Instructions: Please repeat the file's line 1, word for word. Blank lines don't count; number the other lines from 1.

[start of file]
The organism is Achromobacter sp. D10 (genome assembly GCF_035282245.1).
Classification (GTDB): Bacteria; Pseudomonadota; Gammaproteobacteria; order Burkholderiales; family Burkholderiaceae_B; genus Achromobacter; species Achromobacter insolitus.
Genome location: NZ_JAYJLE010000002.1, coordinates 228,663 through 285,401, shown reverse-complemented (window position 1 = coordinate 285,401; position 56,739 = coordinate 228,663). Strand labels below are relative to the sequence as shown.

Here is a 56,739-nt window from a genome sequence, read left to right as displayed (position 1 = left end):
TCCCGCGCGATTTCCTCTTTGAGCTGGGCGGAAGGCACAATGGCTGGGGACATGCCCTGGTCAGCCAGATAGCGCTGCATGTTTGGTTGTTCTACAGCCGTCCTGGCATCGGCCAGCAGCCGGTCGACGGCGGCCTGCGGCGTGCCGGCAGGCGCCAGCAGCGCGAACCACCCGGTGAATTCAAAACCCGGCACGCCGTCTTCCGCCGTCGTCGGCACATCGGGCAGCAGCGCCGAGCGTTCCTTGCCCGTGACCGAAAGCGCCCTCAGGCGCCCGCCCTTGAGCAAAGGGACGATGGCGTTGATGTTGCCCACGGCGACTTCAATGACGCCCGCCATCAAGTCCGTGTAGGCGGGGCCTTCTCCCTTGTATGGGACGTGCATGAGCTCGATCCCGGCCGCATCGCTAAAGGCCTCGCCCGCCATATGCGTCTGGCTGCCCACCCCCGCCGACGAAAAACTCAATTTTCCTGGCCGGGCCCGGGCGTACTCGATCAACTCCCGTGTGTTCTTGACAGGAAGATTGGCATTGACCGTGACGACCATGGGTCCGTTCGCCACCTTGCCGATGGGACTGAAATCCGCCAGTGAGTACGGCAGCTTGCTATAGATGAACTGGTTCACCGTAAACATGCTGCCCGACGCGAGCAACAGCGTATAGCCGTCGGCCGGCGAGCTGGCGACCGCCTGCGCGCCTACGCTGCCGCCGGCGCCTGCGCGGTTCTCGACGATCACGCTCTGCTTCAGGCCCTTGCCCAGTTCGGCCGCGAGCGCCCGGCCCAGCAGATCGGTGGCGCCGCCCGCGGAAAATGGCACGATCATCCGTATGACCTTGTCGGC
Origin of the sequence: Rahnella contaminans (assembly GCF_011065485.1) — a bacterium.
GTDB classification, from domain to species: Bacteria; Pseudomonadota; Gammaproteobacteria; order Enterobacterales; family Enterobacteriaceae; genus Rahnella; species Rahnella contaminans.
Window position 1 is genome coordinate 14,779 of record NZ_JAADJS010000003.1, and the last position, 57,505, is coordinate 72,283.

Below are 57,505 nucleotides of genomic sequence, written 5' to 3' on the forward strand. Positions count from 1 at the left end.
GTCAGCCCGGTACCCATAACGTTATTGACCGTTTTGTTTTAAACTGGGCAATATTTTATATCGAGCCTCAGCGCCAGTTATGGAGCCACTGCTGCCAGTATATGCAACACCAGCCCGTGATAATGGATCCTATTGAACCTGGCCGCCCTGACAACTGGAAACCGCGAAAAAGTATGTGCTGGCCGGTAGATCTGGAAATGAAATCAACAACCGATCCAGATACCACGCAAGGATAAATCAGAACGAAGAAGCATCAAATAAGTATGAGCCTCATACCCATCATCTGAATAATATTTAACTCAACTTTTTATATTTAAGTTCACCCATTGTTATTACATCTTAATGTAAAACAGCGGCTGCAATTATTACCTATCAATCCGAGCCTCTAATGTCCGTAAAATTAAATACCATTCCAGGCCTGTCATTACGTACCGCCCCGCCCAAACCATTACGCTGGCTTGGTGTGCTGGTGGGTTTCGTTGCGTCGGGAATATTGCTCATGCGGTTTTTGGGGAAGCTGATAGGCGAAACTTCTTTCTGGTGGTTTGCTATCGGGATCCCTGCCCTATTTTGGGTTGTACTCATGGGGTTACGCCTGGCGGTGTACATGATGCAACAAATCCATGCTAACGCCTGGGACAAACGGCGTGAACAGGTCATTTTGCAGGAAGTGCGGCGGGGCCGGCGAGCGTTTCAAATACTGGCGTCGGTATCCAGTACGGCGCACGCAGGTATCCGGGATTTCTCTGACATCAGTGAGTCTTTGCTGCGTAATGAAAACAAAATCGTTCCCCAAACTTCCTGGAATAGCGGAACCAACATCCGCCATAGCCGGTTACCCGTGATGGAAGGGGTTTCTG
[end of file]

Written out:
The organism is Achromobacter sp. D10 (genome assembly GCF_035282245.1).